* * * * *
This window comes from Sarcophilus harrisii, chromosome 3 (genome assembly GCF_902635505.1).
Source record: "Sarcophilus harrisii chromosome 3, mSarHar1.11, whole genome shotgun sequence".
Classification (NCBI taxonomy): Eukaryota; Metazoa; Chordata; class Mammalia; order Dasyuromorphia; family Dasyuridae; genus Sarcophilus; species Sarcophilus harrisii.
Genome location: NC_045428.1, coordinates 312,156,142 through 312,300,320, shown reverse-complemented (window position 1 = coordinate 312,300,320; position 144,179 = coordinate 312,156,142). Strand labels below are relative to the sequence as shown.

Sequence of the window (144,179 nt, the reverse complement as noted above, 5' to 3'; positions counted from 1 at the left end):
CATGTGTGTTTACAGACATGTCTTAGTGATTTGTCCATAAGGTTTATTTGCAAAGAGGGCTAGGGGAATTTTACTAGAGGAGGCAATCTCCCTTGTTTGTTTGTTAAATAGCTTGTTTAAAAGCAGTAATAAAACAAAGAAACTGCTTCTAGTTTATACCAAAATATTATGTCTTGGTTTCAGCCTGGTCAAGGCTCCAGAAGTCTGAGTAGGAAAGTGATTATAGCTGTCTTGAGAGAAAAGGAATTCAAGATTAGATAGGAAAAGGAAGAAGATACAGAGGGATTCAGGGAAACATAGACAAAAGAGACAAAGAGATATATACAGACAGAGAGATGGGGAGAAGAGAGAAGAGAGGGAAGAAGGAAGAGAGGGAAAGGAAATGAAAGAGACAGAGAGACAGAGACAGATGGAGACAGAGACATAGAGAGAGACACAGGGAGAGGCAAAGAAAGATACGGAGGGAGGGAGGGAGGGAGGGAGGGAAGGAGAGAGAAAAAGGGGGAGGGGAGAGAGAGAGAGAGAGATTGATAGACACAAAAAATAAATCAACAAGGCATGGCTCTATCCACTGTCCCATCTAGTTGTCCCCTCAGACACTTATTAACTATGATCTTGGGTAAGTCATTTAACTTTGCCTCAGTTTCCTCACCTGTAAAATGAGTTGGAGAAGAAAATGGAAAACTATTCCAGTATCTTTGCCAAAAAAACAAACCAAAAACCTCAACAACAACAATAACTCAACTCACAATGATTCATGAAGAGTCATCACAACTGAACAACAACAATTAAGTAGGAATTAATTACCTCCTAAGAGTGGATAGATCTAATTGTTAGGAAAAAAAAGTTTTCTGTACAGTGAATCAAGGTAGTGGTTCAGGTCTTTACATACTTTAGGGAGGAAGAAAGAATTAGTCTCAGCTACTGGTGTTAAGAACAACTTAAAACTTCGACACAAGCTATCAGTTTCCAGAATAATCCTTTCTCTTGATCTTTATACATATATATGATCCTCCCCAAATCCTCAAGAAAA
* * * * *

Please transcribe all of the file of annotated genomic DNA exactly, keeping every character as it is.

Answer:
This window comes from Sarcophilus harrisii, chromosome 3 (genome assembly GCF_902635505.1).
Source record: "Sarcophilus harrisii chromosome 3, mSarHar1.11, whole genome shotgun sequence".
Classification (NCBI taxonomy): Eukaryota; Metazoa; Chordata; class Mammalia; order Dasyuromorphia; family Dasyuridae; genus Sarcophilus; species Sarcophilus harrisii.
Genome location: NC_045428.1, coordinates 312,156,142 through 312,300,320, shown reverse-complemented (window position 1 = coordinate 312,300,320; position 144,179 = coordinate 312,156,142). Strand labels below are relative to the sequence as shown.

Sequence of the window (144,179 nt, the reverse complement as noted above, 5' to 3'; positions counted from 1 at the left end):
CATGTGTGTTTACAGACATGTCTTAGTGATTTGTCCATAAGGTTTATTTGCAAAGAGGGCTAGGGGAATTTTACTAGAGGAGGCAATCTCCCTTGTTTGTTTGTTAAATAGCTTGTTTAAAAGCAGTAATAAAACAAAGAAACTGCTTCTAGTTTATACCAAAATATTATGTCTTGGTTTCAGCCTGGTCAAGGCTCCAGAAGTCTGAGTAGGAAAGTGATTATAGCTGTCTTGAGAGAAAAGGAATTCAAGATTAGATAGGAAAAGGAAGAAGATACAGAGGGATTCAGGGAAACATAGACAAAAGAGACAAAGAGATATATACAGACAGAGAGATGGGGAGAAGAGAGAAGAGAGGGAAGAAGGAAGAGAGGGAAAGGAAATGAAAGAGACAGAGAGACAGAGACAGATGGAGACAGAGACATAGAGAGAGACACAGGGAGAGGCAAAGAAAGATACGGAGGGAGGGAGGGAGGGAGGGAGGGAAGGAGAGAGAAAAAGGGGGAGGGGAGAGAGAGAGAGAGAGATTGATAGACACAAAAAATAAATCAACAAGGCATGGCTCTATCCACTGTCCCATCTAGTTGTCCCCTCAGACACTTATTAACTATGATCTTGGGTAAGTCATTTAACTTTGCCTCAGTTTCCTCACCTGTAAAATGAGTTGGAGAAGAAAATGGAAAACTATTCCAGTATCTTTGCCAAAAAAACAAACCAAAAACCTCAACAACAACAATAACTCAACTCACAATGATTCATGAAGAGTCATCACAACTGAACAACAACAATTAAGTAGGAATTAATTACCTCCTAAGAGTGGATAGATCTAATTGTTAGGAAAAAAAAGTTTTCTGTACAGTGAATCAAGGTAGTGGTTCAGGTCTTTACATACTTTAGGGAGGAAGAAAGAATTAGTCTCAGCTACTGGTGTTAAGAACAACTTAAAACTTCGACACAAGCTATCAGTTTCCAGAATAATCCTTTCTCTTGATCTTTATACATATATATGATCCTCCCCAAATCCTCAAGAAAA